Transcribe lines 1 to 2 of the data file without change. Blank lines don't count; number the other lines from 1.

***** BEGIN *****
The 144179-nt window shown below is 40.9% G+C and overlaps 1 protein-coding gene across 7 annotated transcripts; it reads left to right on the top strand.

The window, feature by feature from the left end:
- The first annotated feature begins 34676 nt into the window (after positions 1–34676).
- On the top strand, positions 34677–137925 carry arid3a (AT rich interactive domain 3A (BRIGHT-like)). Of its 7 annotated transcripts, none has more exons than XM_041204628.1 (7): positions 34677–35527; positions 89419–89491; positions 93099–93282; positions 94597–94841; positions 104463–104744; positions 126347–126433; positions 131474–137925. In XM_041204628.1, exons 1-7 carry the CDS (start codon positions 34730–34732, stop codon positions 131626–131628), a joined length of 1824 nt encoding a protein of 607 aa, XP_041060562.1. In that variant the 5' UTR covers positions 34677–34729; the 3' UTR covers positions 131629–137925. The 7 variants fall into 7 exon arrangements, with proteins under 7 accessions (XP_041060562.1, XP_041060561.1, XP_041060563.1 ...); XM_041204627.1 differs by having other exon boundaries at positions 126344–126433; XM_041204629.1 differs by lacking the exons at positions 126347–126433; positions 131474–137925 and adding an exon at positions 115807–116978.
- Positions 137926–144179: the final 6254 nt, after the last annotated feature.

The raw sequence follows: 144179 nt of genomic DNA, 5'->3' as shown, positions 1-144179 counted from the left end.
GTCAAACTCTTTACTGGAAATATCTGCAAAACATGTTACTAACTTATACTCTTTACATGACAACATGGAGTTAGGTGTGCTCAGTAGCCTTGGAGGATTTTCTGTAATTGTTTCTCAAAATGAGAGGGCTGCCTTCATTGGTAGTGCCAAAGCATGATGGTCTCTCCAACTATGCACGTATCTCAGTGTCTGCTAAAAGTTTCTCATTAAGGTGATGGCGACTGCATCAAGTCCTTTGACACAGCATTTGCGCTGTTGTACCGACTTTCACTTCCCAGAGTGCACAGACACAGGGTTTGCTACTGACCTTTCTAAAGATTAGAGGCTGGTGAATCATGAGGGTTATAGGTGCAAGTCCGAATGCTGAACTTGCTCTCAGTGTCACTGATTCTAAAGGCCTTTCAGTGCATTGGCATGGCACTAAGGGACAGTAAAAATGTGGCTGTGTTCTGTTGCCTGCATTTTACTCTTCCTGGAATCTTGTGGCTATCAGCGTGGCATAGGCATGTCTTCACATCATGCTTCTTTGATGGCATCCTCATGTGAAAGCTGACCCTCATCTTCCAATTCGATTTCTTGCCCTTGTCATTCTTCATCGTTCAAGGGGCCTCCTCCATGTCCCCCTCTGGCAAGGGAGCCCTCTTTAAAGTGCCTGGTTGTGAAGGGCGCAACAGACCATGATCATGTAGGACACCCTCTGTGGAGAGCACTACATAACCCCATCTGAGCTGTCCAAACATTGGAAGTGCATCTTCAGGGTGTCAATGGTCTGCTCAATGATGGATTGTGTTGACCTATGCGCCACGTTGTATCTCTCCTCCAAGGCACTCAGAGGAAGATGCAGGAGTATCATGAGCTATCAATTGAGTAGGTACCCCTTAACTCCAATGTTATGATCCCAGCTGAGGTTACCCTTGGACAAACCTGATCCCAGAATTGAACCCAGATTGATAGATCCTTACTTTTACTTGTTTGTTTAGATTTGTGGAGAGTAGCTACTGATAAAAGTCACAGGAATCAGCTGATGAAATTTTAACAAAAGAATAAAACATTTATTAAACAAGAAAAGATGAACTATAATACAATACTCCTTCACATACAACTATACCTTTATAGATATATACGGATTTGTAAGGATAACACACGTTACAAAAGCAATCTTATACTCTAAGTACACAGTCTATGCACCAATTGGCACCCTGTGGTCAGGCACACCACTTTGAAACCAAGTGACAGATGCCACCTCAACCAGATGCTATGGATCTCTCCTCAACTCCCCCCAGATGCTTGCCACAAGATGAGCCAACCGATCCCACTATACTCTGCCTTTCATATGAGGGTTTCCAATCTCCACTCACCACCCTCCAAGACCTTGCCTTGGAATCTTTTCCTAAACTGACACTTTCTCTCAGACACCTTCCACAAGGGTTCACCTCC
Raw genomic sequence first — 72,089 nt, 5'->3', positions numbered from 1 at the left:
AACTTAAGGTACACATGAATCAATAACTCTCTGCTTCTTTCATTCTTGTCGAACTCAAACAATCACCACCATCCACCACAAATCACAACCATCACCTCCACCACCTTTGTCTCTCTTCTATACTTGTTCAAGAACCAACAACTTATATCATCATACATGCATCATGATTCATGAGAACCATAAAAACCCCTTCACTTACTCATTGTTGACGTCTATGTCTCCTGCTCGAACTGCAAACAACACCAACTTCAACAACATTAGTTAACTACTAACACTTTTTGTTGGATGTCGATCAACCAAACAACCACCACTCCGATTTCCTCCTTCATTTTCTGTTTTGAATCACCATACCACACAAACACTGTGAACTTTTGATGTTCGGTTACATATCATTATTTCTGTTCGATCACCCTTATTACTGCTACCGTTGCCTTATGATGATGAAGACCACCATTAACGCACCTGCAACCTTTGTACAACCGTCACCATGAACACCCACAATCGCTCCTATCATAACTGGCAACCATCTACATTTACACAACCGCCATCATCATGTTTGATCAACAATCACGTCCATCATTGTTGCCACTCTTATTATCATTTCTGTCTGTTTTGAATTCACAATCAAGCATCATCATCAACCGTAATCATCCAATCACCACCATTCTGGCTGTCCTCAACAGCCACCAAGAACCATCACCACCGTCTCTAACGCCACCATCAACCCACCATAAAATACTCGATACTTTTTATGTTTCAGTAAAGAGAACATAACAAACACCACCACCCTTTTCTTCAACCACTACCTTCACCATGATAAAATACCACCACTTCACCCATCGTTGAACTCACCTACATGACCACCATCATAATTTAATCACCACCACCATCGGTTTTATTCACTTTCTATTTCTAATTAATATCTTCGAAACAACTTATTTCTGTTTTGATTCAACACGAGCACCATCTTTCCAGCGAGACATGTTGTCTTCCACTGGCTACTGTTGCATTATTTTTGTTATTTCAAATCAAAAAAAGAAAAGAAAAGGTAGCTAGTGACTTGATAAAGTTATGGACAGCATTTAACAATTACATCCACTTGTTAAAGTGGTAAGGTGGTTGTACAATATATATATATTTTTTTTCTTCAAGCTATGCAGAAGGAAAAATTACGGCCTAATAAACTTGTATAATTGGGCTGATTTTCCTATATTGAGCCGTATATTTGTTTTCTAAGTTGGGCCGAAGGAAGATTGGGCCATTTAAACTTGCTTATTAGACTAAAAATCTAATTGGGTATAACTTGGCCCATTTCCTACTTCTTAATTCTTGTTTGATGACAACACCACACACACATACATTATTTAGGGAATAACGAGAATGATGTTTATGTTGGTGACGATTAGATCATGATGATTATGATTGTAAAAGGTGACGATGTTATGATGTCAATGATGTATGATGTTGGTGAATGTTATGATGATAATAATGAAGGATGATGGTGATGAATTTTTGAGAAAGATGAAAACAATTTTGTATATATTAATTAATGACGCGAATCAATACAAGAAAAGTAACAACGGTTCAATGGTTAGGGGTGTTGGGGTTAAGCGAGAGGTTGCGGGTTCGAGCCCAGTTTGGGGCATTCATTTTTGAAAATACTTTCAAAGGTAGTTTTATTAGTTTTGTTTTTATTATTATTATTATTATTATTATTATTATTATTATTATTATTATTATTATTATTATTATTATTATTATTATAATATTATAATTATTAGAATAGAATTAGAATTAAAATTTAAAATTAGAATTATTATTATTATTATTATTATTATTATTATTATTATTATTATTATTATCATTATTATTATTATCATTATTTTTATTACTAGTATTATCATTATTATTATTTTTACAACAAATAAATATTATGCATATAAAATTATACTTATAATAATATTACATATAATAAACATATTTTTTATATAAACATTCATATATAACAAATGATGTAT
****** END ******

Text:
The 144179-nt window shown below is 40.9% G+C and overlaps 1 protein-coding gene across 7 annotated transcripts; it reads left to right on the top strand.

The window, feature by feature from the left end: